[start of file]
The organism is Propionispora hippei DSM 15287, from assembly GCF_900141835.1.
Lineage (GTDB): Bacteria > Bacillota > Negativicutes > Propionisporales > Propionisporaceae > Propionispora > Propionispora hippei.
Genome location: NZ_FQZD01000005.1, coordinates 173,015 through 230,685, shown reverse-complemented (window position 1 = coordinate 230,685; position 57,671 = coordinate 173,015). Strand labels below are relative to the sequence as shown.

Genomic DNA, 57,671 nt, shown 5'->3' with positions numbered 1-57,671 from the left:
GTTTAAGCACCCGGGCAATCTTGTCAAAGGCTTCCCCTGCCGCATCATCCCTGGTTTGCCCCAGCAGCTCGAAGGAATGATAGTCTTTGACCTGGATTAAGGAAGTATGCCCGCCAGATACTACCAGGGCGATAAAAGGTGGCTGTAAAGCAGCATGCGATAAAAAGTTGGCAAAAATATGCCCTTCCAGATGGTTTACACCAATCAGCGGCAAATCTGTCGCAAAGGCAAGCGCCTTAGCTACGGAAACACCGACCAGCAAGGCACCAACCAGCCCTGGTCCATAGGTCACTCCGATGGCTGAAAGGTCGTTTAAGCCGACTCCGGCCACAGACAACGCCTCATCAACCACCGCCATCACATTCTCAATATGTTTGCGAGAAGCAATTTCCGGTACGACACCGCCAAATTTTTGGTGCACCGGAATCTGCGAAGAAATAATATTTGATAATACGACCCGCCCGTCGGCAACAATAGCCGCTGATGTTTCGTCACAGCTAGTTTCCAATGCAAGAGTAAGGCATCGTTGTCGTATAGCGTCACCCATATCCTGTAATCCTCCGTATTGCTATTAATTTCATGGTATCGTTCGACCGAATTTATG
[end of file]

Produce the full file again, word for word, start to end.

The organism is Propionispora hippei DSM 15287, from assembly GCF_900141835.1.
Lineage (GTDB): Bacteria > Bacillota > Negativicutes > Propionisporales > Propionisporaceae > Propionispora > Propionispora hippei.
Genome location: NZ_FQZD01000005.1, coordinates 173,015 through 230,685, shown reverse-complemented (window position 1 = coordinate 230,685; position 57,671 = coordinate 173,015). Strand labels below are relative to the sequence as shown.

Genomic DNA, 57,671 nt, shown 5'->3' with positions numbered 1-57,671 from the left:
GTTTAAGCACCCGGGCAATCTTGTCAAAGGCTTCCCCTGCCGCATCATCCCTGGTTTGCCCCAGCAGCTCGAAGGAATGATAGTCTTTGACCTGGATTAAGGAAGTATGCCCGCCAGATACTACCAGGGCGATAAAAGGTGGCTGTAAAGCAGCATGCGATAAAAAGTTGGCAAAAATATGCCCTTCCAGATGGTTTACACCAATCAGCGGCAAATCTGTCGCAAAGGCAAGCGCCTTAGCTACGGAAACACCGACCAGCAAGGCACCAACCAGCCCTGGTCCATAGGTCACTCCGATGGCTGAAAGGTCGTTTAAGCCGACTCCGGCCACAGACAACGCCTCATCAACCACCGCCATCACATTCTCAATATGTTTGCGAGAAGCAATTTCCGGTACGACACCGCCAAATTTTTGGTGCACCGGAATCTGCGAAGAAATAATATTTGATAATACGACCCGCCCGTCGGCAACAATAGCCGCTGATGTTTCGTCACAGCTAGTTTCCAATGCAAGAGTAAGGCATCGTTGTCGTATAGCGTCACCCATATCCTGTAATCCTCCGTATTGCTATTAATTTCATGGTATCGTTCGACCGAATTTATG